“As these apps become more valuable, you definitely see more people using them, but I do have strong concerns about the validity of them because not everybody has a regular cycle,” said Dr. Brian Levine, practice director of the Colorado Center for Reproductive Medicine’s New York office. “Unfortunately, many of these apps don’t have screening questions to really make sure you’re the right patient for it.”
Fertility doctors must largely navigate the app landscape on their own. The American Congress of Obstetricians and Gynecologists doesn’t have a position on them (although a spokesperson said by email, “We certainly recognize that in terms of preventing pregnancy, the rhythm method is the least effective, app-guided or not”). The Food and Drug Administration regulates only apps that serve as medical devices and therefore pose a high safety risk; pregnancy information–related ones don’t fall in this category.
Ellie, the 26-year-old from Chicago, looked for positive reviews and settled on Period Tracker Deluxe, which costs $1.99 (and, like many of its companions, is heavy on pink and flowers). It accurately predicts her period “most of the time,” she said.
“Only using condoms or being without any other contraceptive at the moment, I am a little bit nervous, so I’ll check the app a lot — ‘I thought I should get my period yesterday and I didn’t, I hope that’s OK,’” Ellie said. “I think it’s probably more accurate than I would be if I were just thinking about it myself. So I just try not to worry.” Period Tracker’s developer, GP Apps, did not respond to a request for comment.
How can consumers sort the trustworthy apps from the noise? Check out who made it, Mangone says. Her research found that some of the most comprehensive and accurate programs were made by public health groups and agencies like Planned Parenthood and the Mayo Clinic. Free apps also tended to be better, the study found. (Mangone declined to name the worst offenders, saying she didn’t want to single out any when “there were so many bad ones.”)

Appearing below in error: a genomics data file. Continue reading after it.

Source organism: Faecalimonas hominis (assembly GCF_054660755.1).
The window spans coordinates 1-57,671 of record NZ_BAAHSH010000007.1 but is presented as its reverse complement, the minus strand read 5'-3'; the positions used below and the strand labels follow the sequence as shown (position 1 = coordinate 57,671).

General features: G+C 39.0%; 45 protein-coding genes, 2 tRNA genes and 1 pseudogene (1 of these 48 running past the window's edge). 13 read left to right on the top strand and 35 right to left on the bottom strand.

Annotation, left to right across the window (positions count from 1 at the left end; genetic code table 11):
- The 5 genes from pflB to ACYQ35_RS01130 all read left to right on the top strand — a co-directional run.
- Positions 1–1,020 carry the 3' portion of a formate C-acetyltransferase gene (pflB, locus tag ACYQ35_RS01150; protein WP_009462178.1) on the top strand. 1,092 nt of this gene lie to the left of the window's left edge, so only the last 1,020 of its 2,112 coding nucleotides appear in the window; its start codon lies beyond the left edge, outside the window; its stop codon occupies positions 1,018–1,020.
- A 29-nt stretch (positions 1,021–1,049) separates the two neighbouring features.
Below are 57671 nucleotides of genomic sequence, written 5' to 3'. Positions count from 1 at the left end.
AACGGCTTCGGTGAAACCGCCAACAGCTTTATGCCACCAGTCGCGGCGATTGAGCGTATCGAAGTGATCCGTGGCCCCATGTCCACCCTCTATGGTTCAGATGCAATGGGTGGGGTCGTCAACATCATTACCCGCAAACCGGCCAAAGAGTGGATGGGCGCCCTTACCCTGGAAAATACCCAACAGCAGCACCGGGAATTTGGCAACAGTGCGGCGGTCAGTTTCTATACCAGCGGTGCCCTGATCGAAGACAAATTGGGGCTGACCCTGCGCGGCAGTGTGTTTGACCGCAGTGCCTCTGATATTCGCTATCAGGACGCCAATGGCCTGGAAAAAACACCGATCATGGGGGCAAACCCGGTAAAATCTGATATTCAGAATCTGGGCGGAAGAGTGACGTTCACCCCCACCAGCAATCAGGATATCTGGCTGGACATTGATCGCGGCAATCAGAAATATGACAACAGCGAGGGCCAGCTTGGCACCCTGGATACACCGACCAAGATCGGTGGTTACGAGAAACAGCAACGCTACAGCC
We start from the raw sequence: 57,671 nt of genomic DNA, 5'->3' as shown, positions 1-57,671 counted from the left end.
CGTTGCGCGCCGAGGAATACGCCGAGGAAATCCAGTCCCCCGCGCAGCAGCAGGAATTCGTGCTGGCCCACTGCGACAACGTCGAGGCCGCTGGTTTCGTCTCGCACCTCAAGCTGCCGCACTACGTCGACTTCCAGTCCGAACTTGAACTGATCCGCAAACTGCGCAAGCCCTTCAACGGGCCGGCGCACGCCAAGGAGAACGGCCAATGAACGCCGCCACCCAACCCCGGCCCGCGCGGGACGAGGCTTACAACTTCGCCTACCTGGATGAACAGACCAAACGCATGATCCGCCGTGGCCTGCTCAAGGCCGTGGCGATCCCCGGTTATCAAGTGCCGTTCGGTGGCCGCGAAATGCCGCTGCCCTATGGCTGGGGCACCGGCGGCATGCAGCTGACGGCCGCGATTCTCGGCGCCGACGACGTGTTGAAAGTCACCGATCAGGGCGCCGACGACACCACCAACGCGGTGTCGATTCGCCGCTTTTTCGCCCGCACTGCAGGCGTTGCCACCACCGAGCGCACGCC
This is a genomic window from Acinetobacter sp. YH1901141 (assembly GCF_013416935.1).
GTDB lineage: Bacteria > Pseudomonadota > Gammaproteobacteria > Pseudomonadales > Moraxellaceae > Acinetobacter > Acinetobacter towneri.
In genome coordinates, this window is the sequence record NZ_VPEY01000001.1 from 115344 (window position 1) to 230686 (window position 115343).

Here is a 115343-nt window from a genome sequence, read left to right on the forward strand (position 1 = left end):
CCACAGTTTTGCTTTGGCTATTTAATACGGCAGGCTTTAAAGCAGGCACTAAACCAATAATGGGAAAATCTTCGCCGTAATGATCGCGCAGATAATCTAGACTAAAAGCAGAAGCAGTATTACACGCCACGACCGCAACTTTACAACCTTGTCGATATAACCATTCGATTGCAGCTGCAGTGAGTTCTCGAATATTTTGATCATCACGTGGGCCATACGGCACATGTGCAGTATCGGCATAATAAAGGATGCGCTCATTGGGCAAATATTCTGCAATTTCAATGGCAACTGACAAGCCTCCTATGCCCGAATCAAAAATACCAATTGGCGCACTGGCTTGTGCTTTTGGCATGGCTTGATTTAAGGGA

A handful of popular reproductive health app companies contacted by BuzzFeed News said they weren’t universally surprised by Mangone’s findings. They noted that her study looked at apps downloaded in November 2014, so its conclusions don’t necessarily apply today.
In August 2013, Glow, founded by PayPal founder Max Levchin, launched an eponymous app designed to help people conceive. The company soon realized that a number of customers were actually not trying to conceive. In a Medium post last month, Glow said that 18% of its users list withdrawal — in which the man pulls out before ejaculating — as their primary birth control method. So last summer, Glow released Eve, which tracks sex and periods without a fertility emphasis. It draws much of its birth control information from an online network operated by the National Campaign to Prevent Teen and Unplanned Pregnancy. The company also has a medical advisory board.
Jennifer Tye, vice president of marketing and partnerships, agreed that when it comes to apps, consumers and doctors are awash in a sea of misinformation. “I think it’d be great to have some sort of group of medical experts who are able to say, ‘These are the products that have done their homework,’” she said.
Tal Hashai, a developer behind the birth control reminder app myPill, said that he relied on health pamphlets and the United Kingdom’s National Health Service. He said his team has added features as questions or knowledge gaps emerge, like an algorithm that analyzes users’ pill-taking logs and recommends using a condom, for example, if they appear to not be protected.
Ida Tin, CEO of the period-tracking program Clue, said her team runs all its content past a medical board and cites references in the app itself. Clue also has research collaborations with Stanford University, the University of Oxford, Columbia University, and the University of Washington. “It’s important for us to be scientifically valid,” Tin said.
But she acknowledged that Clue, like all apps, has its limits. “We are very clear about that, this is not a contraceptive. Beyond that, people make choices for themselves.”
This story has been updated to compare the failure rate of Natural Family Planning to that of an IUD, according to the CDC.
Stephanie M. Lee is a science reporter for BuzzFeed News and is based in San Francisco.
Contact Stephanie M. Lee at email@example.com.